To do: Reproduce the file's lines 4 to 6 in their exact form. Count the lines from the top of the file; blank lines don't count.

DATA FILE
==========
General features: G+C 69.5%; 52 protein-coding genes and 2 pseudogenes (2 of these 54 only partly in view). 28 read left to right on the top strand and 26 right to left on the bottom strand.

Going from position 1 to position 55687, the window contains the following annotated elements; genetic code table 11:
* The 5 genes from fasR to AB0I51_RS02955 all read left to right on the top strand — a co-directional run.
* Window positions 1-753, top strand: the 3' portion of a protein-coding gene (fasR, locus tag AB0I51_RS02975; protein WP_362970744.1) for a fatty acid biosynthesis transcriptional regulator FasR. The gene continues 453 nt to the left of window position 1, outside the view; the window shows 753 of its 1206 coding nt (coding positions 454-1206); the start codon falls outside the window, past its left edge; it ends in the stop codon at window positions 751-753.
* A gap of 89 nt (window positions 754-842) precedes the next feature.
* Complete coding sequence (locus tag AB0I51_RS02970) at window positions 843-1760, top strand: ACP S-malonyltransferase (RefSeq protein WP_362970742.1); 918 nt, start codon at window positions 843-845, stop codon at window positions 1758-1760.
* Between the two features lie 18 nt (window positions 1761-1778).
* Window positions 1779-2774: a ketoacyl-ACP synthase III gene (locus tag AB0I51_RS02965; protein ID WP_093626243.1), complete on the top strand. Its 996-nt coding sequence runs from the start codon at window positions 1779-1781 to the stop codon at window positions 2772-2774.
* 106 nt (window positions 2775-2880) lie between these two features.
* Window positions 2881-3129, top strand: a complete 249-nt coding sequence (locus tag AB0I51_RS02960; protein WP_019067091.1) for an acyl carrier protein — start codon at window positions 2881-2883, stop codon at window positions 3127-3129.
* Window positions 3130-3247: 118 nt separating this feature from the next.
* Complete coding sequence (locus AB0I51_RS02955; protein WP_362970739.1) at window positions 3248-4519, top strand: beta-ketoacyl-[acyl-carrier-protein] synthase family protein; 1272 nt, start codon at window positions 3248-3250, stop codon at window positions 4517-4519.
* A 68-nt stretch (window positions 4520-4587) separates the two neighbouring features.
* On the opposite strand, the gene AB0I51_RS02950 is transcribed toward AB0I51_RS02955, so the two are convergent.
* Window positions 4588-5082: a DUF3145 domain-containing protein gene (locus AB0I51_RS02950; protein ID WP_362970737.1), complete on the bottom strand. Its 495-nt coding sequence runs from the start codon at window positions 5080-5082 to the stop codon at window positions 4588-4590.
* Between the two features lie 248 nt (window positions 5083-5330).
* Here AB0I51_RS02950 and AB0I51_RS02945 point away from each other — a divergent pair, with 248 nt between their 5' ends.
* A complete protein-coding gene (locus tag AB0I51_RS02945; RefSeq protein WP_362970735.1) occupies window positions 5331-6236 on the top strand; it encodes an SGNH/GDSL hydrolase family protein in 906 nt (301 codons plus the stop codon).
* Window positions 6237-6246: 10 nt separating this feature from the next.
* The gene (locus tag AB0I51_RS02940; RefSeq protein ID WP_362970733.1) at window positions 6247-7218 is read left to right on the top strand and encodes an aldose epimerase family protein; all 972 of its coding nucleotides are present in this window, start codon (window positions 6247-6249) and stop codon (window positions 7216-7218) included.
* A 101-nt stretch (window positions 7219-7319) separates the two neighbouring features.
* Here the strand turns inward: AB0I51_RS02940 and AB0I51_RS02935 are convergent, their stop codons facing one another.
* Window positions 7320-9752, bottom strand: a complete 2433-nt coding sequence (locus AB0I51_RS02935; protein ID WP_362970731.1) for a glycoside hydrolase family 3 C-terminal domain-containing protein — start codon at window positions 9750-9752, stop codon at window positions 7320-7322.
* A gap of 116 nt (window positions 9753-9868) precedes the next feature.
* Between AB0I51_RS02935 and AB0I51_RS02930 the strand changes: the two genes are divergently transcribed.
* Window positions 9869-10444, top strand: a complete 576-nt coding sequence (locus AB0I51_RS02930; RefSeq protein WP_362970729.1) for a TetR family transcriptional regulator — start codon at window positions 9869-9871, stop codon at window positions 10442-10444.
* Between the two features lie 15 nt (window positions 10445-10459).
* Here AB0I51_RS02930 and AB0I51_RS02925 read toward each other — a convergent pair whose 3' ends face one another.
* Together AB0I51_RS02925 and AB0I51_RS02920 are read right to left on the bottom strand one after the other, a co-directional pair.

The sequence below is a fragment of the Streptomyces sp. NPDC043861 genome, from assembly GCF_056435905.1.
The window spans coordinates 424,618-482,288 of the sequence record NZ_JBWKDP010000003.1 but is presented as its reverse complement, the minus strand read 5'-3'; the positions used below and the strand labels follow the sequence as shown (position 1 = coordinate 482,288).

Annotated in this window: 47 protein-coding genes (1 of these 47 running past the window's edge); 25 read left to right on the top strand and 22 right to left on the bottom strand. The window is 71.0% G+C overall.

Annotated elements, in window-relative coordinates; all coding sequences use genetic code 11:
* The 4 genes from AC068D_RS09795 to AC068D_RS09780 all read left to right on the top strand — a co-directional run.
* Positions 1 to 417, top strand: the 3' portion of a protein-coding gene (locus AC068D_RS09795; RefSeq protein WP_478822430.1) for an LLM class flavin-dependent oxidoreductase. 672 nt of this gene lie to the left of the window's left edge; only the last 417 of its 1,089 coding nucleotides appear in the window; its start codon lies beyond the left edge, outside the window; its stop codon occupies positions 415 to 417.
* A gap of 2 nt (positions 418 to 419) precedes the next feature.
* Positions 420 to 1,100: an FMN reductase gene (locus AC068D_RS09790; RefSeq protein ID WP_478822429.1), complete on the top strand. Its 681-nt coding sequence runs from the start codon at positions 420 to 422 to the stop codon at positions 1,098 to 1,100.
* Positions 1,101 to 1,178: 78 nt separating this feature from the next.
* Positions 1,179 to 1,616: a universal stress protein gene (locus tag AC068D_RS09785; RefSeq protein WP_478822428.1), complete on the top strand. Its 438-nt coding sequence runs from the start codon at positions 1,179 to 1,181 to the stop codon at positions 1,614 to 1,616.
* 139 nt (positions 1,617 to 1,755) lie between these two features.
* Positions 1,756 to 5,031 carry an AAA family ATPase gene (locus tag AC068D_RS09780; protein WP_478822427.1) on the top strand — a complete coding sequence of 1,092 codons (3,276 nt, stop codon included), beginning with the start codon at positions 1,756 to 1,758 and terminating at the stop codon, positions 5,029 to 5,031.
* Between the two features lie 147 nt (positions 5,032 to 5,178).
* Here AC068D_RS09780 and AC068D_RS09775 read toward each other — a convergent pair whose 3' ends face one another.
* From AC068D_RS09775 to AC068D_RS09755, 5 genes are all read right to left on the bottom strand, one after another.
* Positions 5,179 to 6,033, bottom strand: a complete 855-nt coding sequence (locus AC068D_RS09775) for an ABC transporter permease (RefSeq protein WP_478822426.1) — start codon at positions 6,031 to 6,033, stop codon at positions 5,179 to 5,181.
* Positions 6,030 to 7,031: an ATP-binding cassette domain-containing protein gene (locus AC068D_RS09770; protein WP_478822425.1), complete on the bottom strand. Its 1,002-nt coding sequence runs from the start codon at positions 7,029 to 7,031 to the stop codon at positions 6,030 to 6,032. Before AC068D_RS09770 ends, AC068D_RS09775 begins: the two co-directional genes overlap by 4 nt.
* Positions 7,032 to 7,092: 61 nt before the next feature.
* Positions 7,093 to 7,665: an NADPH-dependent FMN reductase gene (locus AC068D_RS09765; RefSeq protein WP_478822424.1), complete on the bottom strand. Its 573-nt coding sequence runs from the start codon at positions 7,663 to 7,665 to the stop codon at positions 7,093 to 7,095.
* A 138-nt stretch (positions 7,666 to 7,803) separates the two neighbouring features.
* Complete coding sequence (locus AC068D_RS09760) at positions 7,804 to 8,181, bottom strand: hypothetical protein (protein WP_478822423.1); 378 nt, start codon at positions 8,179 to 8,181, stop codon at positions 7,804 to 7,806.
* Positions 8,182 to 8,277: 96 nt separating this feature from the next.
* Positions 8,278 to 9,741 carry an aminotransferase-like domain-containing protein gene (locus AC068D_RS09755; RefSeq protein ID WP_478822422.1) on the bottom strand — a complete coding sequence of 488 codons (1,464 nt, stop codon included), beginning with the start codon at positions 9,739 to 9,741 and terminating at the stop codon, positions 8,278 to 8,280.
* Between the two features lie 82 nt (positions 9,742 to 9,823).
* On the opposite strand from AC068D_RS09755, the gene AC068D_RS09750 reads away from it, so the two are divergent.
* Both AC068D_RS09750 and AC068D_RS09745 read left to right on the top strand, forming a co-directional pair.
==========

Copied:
* Window positions 1-753, top strand: the 3' portion of a protein-coding gene (fasR, locus tag AB0I51_RS02975; protein WP_362970744.1) for a fatty acid biosynthesis transcriptional regulator FasR. The gene continues 453 nt to the left of window position 1, outside the view; the window shows 753 of its 1206 coding nt (coding positions 454-1206); the start codon falls outside the window, past its left edge; it ends in the stop codon at window positions 751-753.
* A gap of 89 nt (window positions 754-842) precedes the next feature.
* Complete coding sequence (locus tag AB0I51_RS02970) at window positions 843-1760, top strand: ACP S-malonyltransferase (RefSeq protein WP_362970742.1); 918 nt, start codon at window positions 843-845, stop codon at window positions 1758-1760.